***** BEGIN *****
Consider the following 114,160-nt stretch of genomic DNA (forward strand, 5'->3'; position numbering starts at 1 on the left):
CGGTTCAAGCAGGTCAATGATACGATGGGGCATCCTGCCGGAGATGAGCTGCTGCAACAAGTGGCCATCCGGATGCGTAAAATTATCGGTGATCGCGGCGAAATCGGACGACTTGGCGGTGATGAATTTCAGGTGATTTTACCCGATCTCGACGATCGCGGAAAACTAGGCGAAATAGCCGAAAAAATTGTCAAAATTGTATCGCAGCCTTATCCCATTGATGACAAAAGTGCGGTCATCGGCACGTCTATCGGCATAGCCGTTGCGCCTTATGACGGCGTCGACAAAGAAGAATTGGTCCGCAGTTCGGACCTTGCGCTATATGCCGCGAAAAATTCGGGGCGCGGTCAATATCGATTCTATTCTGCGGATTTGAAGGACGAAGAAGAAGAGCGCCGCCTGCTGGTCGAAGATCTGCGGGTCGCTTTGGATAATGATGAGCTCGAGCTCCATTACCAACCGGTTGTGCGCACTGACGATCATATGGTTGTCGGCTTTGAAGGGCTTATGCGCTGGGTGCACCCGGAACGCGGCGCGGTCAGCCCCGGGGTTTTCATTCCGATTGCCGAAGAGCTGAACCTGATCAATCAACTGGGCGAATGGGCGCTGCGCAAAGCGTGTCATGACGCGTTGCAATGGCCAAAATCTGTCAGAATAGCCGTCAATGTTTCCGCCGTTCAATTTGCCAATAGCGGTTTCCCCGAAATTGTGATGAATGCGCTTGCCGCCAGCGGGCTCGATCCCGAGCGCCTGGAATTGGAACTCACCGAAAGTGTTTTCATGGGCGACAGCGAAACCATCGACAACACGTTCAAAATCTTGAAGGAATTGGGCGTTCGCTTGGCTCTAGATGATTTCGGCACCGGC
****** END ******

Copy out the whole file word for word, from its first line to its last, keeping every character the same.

Consider the following 114,160-nt stretch of genomic DNA (forward strand, 5'->3'; position numbering starts at 1 on the left):
CGGTTCAAGCAGGTCAATGATACGATGGGGCATCCTGCCGGAGATGAGCTGCTGCAACAAGTGGCCATCCGGATGCGTAAAATTATCGGTGATCGCGGCGAAATCGGACGACTTGGCGGTGATGAATTTCAGGTGATTTTACCCGATCTCGACGATCGCGGAAAACTAGGCGAAATAGCCGAAAAAATTGTCAAAATTGTATCGCAGCCTTATCCCATTGATGACAAAAGTGCGGTCATCGGCACGTCTATCGGCATAGCCGTTGCGCCTTATGACGGCGTCGACAAAGAAGAATTGGTCCGCAGTTCGGACCTTGCGCTATATGCCGCGAAAAATTCGGGGCGCGGTCAATATCGATTCTATTCTGCGGATTTGAAGGACGAAGAAGAAGAGCGCCGCCTGCTGGTCGAAGATCTGCGGGTCGCTTTGGATAATGATGAGCTCGAGCTCCATTACCAACCGGTTGTGCGCACTGACGATCATATGGTTGTCGGCTTTGAAGGGCTTATGCGCTGGGTGCACCCGGAACGCGGCGCGGTCAGCCCCGGGGTTTTCATTCCGATTGCCGAAGAGCTGAACCTGATCAATCAACTGGGCGAATGGGCGCTGCGCAAAGCGTGTCATGACGCGTTGCAATGGCCAAAATCTGTCAGAATAGCCGTCAATGTTTCCGCCGTTCAATTTGCCAATAGCGGTTTCCCCGAAATTGTGATGAATGCGCTTGCCGCCAGCGGGCTCGATCCCGAGCGCCTGGAATTGGAACTCACCGAAAGTGTTTTCATGGGCGACAGCGAAACCATCGACAACACGTTCAAAATCTTGAAGGAATTGGGCGTTCGCTTGGCTCTAGATGATTTCGGCACCGGC